Are CBD Hemp Flowers Actually Legal In The UK?

CBD hemp buds look and smell just like regular weed. They can also be smoked just like the ‘real thing’. And while smoking hemp buds won’t get you high, it does offer a profoundly relaxing and anxiety-relieving effect.

This has made CBD hemp flowers very popular with people who want to smoke weed without experiencing the heady high that traditionally accompanies it. It’s also being bought by many people who get anxious and paranoid when they smoke high-THC weed, as well as people who are trying to cut down their THC intake.

Despite its growing popularity, however, high-CBD hemp flowers are causing some confusion among cannabis industry professionals and consumers alike. So, in order to try and clear the matter up once and for all, this article will attempt to answer the question: Are CBD hemp flowers legal in the UK?

Hemp is legal to grow but are flowers legal to sell? 

The bottom line, as far as we can tell, is that no one knows for sure. The law does not explicitly cover the CBD industry and any mention of hemp-derived buds is a cursory mention and open to interpretation.

Within the industry, there are two camps. One that believes that any cannabis in its raw form, including hemp flowers, are illegal in the UK under the Misuse Of Drugs Act 1971 (MODA). The other, however,  believe that as the buds are derived from legally-grown hemp, they are legally classed as hemp, not cannabis, and, therefore, exempt from the MODA.  

What are CBD hemp flowers?

Hemp is simply cannabis with very low levels of THC that has been grown under licence. As THC is the chemical compound in cannabis that gets you ‘high’, hemp does not offer any psychotropic effects.

It is legal to grow hemp in the UK (and most of the world) providing you have a government-issued licence and you only plant seeds from a list of EU-approved strains. This list features cannabis strains that reliably produce less than 0.2% THC (the UK limit).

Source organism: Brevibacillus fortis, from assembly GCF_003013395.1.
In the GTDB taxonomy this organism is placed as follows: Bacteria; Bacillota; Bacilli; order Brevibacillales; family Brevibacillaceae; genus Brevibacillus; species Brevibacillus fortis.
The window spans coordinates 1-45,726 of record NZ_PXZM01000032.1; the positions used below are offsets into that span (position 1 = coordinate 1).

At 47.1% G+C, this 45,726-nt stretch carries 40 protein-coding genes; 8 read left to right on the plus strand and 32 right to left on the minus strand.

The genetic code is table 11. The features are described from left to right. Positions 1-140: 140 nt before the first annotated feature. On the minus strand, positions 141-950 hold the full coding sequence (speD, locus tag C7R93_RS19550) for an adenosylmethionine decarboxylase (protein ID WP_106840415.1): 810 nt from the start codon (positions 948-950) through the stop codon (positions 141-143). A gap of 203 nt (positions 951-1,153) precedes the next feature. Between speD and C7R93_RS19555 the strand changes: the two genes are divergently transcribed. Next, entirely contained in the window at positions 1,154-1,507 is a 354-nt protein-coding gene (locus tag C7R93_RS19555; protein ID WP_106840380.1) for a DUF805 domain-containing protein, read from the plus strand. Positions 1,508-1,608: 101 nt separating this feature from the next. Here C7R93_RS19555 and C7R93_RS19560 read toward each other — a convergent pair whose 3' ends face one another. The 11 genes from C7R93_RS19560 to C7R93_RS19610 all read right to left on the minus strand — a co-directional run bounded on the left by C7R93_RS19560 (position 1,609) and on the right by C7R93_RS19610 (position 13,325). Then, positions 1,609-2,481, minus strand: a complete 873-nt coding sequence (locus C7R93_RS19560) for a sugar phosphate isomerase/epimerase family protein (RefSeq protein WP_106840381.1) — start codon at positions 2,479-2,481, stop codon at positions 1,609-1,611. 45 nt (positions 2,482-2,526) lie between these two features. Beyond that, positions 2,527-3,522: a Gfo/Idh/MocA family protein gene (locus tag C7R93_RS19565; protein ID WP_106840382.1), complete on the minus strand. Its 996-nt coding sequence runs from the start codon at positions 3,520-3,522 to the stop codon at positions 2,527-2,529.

Although these hemp varieties are traditionally grown from industrial purposes like in the manufacture of textiles and rope, many European hemp farmers are now growing crops purely for their CBD content. Some extract the CBD to make other products, while some harvest the flowers of the hemp plants, cure and trim them, before selling the raw product on to the consumer.

The resulting product – trichome-rich, high-CBD, low-THC cannabis buds – has become very popular in the UK over the last six months. It follows in the footsteps of similar industries in Switzerland, Austria, Italy, France and Germany, where the product is often sold as a tobacco substitute.

What the law says…

First of all, let’s confirm that products containing CBD are legal providing they contain less than 1mg of THC per unit. The 0.2% limit is a limit imposed on hemp that is being grown under licence by hemp farmers. It is not applicable to CBD products.

Now here’s the fun part; trying to dissect the UK’s confusing drug laws. Under the Misuse of Drugs Act 1971, cannabis is a Class B controlled drug. In order to allow the hemp industry to continue, however, some exemptions were brought in. These exemptions include the stalk (used for fibre) and seed (used for food) – not the leaves or flowers (buds).

Judging by this statement, it would seem that hemp flowers are illegal to be possessed or sold in the UK. But not so fast. Some business owners believe that when a part of the legally-grown hemp part is processed (i.e. changed from its raw form) then it’s allowed. This is why some companies (even some certified by the CTA, a self-appointed regulatory body for the CBD industry) sell hemp buds that have been ground up – the act of grinding the bud counts as a process.

In this vein, it can then be assumed that if a hemp flower product has undergone processing such as curing and trimming, it is, therefore, also exempt from the misuse of Drug Act 1971. So, it may be advisable for companies selling hemp flowers to make it clear the buds they are selling have been ‘processed’, whether that be by trimming, grinding, or some other such process.

What the police say…